The Politics of the Lottery

In the Shirley Jackson short story “The Lottery togel sydney,” middle-aged housewife Tessie is late for the celebration of the town’s lottery because she still has to do the dishes. At the party, each family draws a set of tickets, all of which are blank except for one marked with a black dot. If the head of the household draws the black dot, he or she must draw again, for another ticket. And so on.

The idea of state-run lotteries dates to the early seventeenth century, and they spread quickly. They were praised as a way of funding everything from civil defense to building new churches, despite Protestant religious proscriptions against gambling. Many of America’s most famous universities owe their existence to lottery money, and the Continental Congress used a lotteries to fund its revolutionary war.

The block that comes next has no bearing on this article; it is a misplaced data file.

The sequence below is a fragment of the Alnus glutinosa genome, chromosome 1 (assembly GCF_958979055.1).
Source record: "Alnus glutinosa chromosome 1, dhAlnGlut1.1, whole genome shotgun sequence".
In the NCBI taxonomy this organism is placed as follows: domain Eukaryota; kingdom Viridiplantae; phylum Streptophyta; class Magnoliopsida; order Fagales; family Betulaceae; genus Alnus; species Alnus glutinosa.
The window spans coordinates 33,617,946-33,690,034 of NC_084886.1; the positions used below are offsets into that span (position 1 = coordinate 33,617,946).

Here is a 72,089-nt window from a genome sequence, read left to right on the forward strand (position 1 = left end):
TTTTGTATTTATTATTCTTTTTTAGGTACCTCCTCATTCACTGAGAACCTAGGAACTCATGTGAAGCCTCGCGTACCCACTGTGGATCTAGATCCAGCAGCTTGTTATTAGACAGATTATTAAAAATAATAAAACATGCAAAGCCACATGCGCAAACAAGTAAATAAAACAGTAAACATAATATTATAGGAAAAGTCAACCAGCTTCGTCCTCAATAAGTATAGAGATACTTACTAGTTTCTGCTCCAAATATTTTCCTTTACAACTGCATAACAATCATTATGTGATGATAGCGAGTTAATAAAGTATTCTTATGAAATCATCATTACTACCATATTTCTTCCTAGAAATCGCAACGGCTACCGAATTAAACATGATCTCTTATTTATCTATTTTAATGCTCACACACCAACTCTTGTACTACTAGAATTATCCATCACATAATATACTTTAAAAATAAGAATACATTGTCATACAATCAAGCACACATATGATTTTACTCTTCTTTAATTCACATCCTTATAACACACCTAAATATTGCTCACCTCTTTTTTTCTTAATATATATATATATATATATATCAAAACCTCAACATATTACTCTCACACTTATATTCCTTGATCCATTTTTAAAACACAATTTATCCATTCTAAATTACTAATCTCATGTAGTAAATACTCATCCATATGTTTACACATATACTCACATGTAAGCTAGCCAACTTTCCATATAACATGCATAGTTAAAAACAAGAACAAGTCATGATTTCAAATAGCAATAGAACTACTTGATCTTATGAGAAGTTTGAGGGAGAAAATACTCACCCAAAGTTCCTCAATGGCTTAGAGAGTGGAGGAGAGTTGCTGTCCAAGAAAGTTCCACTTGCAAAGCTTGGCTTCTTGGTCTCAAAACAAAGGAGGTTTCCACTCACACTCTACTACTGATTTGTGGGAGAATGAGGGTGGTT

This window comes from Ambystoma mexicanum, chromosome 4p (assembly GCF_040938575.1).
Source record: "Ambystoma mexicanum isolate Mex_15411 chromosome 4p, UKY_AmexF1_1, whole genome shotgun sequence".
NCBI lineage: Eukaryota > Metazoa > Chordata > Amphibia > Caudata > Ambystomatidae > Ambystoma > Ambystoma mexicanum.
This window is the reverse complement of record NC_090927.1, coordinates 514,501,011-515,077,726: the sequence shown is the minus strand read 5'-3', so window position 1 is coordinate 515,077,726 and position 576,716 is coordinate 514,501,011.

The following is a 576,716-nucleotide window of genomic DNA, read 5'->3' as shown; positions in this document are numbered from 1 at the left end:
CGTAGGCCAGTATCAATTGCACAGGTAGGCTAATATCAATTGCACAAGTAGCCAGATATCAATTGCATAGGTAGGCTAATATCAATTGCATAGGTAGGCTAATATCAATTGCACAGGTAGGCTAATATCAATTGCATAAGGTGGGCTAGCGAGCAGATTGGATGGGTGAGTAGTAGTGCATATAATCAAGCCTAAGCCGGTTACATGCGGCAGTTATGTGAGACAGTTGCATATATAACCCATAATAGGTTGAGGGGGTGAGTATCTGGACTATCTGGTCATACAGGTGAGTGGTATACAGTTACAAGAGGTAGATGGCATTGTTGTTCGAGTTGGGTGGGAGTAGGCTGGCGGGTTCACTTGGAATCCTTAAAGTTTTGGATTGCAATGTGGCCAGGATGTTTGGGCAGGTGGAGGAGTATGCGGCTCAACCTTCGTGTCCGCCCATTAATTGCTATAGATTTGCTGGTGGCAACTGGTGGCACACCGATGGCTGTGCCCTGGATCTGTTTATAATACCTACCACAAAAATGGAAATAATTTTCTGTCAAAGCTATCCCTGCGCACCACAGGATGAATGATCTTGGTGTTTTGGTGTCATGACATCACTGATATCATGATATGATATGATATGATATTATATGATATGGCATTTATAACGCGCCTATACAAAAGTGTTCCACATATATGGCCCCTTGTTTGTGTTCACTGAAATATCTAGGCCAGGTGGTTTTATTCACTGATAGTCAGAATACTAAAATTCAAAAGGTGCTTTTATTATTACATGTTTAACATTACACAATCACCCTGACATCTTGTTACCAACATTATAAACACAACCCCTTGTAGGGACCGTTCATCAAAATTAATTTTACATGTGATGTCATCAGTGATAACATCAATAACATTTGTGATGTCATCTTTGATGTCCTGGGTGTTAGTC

A state’s decision to run a lottery is a political one, but it also has profound effects on people’s lives and their communities. The first requirement for running a lottery is money to pay prizes. A percentage of this must go to the costs of organizing and promoting it, and a larger amount goes as profits and taxes to the state or sponsor. The remainder is available to winners.

As with all commercial products, lotteries are responsive to economic fluctuations. They increase their revenues and popularity when unemployment and poverty rates rise, and they tend to be advertised heavily in neighborhoods that are disproportionately poor, black, or Latino. This concentration of the commercialization of gambling is not a coincidence, and it raises important questions about the proper role of governments in promoting gambling.